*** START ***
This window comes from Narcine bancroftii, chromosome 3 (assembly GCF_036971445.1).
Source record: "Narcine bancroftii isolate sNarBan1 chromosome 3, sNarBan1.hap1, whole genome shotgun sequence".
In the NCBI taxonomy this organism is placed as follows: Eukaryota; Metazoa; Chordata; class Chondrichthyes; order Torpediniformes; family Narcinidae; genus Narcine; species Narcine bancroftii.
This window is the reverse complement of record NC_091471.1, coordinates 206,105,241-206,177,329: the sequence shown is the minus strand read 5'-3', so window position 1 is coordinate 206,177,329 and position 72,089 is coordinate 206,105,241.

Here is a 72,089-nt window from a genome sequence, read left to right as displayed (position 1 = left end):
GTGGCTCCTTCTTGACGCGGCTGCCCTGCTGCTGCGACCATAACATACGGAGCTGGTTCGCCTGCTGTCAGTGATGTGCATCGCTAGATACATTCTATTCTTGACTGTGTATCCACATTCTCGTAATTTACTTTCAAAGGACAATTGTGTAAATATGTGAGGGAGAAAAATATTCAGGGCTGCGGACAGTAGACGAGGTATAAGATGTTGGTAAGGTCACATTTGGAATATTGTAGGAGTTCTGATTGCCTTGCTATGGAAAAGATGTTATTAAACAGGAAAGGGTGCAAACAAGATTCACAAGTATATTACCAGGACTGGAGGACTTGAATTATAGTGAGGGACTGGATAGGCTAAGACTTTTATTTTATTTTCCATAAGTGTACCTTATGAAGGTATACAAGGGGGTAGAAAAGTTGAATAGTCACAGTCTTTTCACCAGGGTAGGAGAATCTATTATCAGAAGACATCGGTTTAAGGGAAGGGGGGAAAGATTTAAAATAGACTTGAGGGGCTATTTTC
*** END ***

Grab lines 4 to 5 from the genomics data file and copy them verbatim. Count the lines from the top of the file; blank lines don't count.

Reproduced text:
This window is the reverse complement of record NC_091471.1, coordinates 206,105,241-206,177,329: the sequence shown is the minus strand read 5'-3', so window position 1 is coordinate 206,177,329 and position 72,089 is coordinate 206,105,241.

Here is a 72,089-nt window from a genome sequence, read left to right as displayed (position 1 = left end):